Jubilee 2000 movement, which collected millions of signatures from all over the world calling for total debt cancellation. The Call was ignored by the Creditor governments and international Financial Institutions. The Secretary General's Report of December 2000 to the Financing for Development Preparatory Committee Meetings noted the difficult situation of debt confronted by heavily indebted low-income countries; no matter how skilled their economic management is. He noted that there are cases where debt cancellation could be called for.

The Third United Nations Conference on the Least Developed Countries (UN LDC-III) which was held in Brussels in May 2001 had fully acknowledged that the external Debt overhang of the majority of LDCs constitutes an obstacle to their development efforts and growth and that Debt service takes up a large part of the scarce budgetary resources that could be directed to productive and social areas and that the debt overhang harms the internal and external investment climate. The Creditors however were not willing to undertake debt cancellation: they opted for providing ODA with the view to ensuring that these countries do not fall back into arrears. Clearly, this type of debt relief is directed at safe guarding loan repayments to the creditors rather than work towards the interest of the people of the Debtor countries.

The African Ministers of Finance meeting in Addis Ababa in November 2000 as part of the Regional Meetings on Financing for Development called for an independent body that would not be unduly influenced by the interest of the creditors to examine the situation of HIPC and other Debt stressed countries in respect to debt reduction, conditionalities and other issues related to the Debt problem. To provide a debt-servicing moratorium, including accrued interest, in order to allow African countries to find durable solutions to their debt problems. The High Level Panel appointed by the Un Secretary General top provide expert opinions of various issues in the context of Financing for Development process, led by Mr. Ernesto Zedillo recognised the existence of the Debt crisis and the inadequacies of the current Debt relief initiative, to the extent of anticipating a HIPC-III. b). Reassigning the responsibility for the Debt crisis and burden partitioning where that might be necessary. Currently, the assumption of the current Debt relief Initiatives is that the Debtor countries are solely responsible for the crisis. While accepting part of the responsibility, due to lack of proper debt management, corruption and other shortcomings, the Debtors point to the large impact of the external factors that have been identified to have contributed to the Debt crisis including the existence of a global trade regime in which the Debtor countries continue to suffer declines in terms of trade and ongoing lack of global market access; natural disasters and factors introduced by inappropriate policy advice by IMF and the World Bank as well as the push factors in lending, to mention a few. Creditors never seen to be part of the problem, which they obviously are.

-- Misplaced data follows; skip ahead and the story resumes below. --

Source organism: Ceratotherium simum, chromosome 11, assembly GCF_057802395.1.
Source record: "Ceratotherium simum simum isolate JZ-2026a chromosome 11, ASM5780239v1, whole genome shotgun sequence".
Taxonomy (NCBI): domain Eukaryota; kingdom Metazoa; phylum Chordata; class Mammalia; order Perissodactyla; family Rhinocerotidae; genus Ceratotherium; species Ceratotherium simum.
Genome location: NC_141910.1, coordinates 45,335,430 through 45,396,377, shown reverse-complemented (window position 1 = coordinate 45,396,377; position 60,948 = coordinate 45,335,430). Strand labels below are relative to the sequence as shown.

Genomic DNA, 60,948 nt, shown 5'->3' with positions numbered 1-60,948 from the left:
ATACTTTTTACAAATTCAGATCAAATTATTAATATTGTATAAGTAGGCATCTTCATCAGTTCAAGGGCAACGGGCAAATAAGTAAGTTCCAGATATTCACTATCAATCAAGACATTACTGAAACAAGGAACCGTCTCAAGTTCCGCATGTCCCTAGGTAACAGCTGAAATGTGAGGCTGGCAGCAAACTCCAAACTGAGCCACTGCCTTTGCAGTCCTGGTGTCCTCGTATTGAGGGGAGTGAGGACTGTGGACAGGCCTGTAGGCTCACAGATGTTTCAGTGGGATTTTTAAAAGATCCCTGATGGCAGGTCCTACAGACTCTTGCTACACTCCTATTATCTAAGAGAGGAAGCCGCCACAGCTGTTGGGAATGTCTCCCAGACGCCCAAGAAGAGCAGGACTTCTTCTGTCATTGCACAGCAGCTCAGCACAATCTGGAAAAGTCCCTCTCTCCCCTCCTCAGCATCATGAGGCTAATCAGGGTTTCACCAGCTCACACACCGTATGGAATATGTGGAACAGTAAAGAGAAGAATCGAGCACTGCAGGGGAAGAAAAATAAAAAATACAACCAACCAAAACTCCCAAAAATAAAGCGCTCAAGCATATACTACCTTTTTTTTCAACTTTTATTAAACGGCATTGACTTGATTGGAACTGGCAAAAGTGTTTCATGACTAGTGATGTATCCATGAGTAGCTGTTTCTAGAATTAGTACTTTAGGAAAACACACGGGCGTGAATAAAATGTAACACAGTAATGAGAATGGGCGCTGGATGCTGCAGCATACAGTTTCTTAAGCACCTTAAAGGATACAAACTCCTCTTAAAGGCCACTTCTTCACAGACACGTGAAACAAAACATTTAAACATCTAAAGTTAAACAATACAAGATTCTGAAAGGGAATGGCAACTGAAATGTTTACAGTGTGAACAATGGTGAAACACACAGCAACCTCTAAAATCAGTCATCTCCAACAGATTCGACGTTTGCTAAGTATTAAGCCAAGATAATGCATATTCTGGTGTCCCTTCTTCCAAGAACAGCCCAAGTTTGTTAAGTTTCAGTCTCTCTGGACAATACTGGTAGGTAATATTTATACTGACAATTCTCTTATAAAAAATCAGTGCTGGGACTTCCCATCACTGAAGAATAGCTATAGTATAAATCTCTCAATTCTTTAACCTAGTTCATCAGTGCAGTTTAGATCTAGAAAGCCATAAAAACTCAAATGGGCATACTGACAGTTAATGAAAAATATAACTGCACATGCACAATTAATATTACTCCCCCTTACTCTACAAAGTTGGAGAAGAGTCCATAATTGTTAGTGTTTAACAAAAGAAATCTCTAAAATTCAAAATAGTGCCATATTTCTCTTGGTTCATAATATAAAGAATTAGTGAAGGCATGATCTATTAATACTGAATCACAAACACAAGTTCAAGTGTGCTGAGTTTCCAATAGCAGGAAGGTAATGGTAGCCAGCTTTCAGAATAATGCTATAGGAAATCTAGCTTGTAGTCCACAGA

c). The way to resolve the debt crisis remains a point of divergence too as reflected in the fact that Creditor initiated and imposed Debt Relief Initiatives such as HIPC do not address the Debt crisis adequately. They are meant to protect the interests of the Creditors and that of international financial system rather than that of Debtors countries and in particular their people. The divergence in terms of the criteria or the basis for why the problem should be resolved is generally very clear.

d). There is a need for Arbitration on specific types of Loans or debt in particular the odious and illegitimate debts which are categorised to include the following:

Debts that cannot be serviced without causing harm to people and communities. It is a violation of human rights to repay debt at the expense of meeting human development needs.

Debts incurred by illegitimate debtors and creditors acting illegitimately which includes odious debts and loans stolen through corruption.

Debts incurred from illegitimate uses such as projects that did not benefit the people as were intended.

Debt incurred through wrong policy advice or a result of external factors over which debtors have no control.

Debt in which the money was actually stolen and banked in the North

e). Return of wealth stolen from developing countries and held in the rich countries.

f). One of the major reasons for the lack of political will to resolve the debt crisis is that the Creditors see the protection of the international financial system as the basis of decision. Debtors on the other hand argue that a human rights criterion would better reflect the so-called partnership that is expected to exist between the developed countries and the developing countries. In this regard, debt repayment at the expense of human development is clearly a violation of human rights. The criteria used for making the decision on whether or not to have debt cancellation lends itself to arbitration.

Instruments and institutions:

There is a need for finding an appropriate instrument and institution to deal with the special case of the Debt problem. Existing instruments such as the Permanent Court of Arbitration based in The Hague, the United Nations Commission on Trade could either have its mandate extended to include Debt issues or a new Commission specifically for Debt could be established. We also argue that in the end, the optimal solution is to set up an International ArbitrationCourt on Debt through a Treaty

Part B: Issues raised by the Lawyers

Arbitration in general